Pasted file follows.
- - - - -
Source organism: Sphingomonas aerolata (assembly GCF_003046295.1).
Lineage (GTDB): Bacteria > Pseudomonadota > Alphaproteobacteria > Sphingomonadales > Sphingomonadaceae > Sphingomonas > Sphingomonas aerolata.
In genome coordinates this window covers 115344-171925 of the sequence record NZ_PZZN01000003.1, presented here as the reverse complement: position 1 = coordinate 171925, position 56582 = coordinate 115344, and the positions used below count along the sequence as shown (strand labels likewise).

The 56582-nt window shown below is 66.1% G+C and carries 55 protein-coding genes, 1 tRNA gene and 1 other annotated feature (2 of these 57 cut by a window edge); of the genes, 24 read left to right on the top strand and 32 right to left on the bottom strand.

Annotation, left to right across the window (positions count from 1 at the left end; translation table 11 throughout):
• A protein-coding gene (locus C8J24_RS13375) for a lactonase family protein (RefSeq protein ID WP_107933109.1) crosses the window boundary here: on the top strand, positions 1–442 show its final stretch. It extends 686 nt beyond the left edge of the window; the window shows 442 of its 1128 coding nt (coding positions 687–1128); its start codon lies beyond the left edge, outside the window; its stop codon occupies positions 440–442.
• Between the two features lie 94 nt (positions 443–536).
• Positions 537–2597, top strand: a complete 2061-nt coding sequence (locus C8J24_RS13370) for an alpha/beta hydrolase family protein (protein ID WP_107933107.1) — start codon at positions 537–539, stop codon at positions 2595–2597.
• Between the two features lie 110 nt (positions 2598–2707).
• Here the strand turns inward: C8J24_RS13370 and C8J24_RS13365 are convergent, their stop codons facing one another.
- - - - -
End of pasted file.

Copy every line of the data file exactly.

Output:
Source organism: Sphingomonas aerolata (assembly GCF_003046295.1).
Lineage (GTDB): Bacteria > Pseudomonadota > Alphaproteobacteria > Sphingomonadales > Sphingomonadaceae > Sphingomonas > Sphingomonas aerolata.
In genome coordinates this window covers 115344-171925 of the sequence record NZ_PZZN01000003.1, presented here as the reverse complement: position 1 = coordinate 171925, position 56582 = coordinate 115344, and the positions used below count along the sequence as shown (strand labels likewise).

The 56582-nt window shown below is 66.1% G+C and carries 55 protein-coding genes, 1 tRNA gene and 1 other annotated feature (2 of these 57 cut by a window edge); of the genes, 24 read left to right on the top strand and 32 right to left on the bottom strand.

Annotation, left to right across the window (positions count from 1 at the left end; translation table 11 throughout):
• A protein-coding gene (locus C8J24_RS13375) for a lactonase family protein (RefSeq protein ID WP_107933109.1) crosses the window boundary here: on the top strand, positions 1–442 show its final stretch. It extends 686 nt beyond the left edge of the window; the window shows 442 of its 1128 coding nt (coding positions 687–1128); its start codon lies beyond the left edge, outside the window; its stop codon occupies positions 440–442.
• Between the two features lie 94 nt (positions 443–536).
• Positions 537–2597, top strand: a complete 2061-nt coding sequence (locus C8J24_RS13370) for an alpha/beta hydrolase family protein (protein ID WP_107933107.1) — start codon at positions 537–539, stop codon at positions 2595–2597.
• Between the two features lie 110 nt (positions 2598–2707).
• Here the strand turns inward: C8J24_RS13370 and C8J24_RS13365 are convergent, their stop codons facing one another.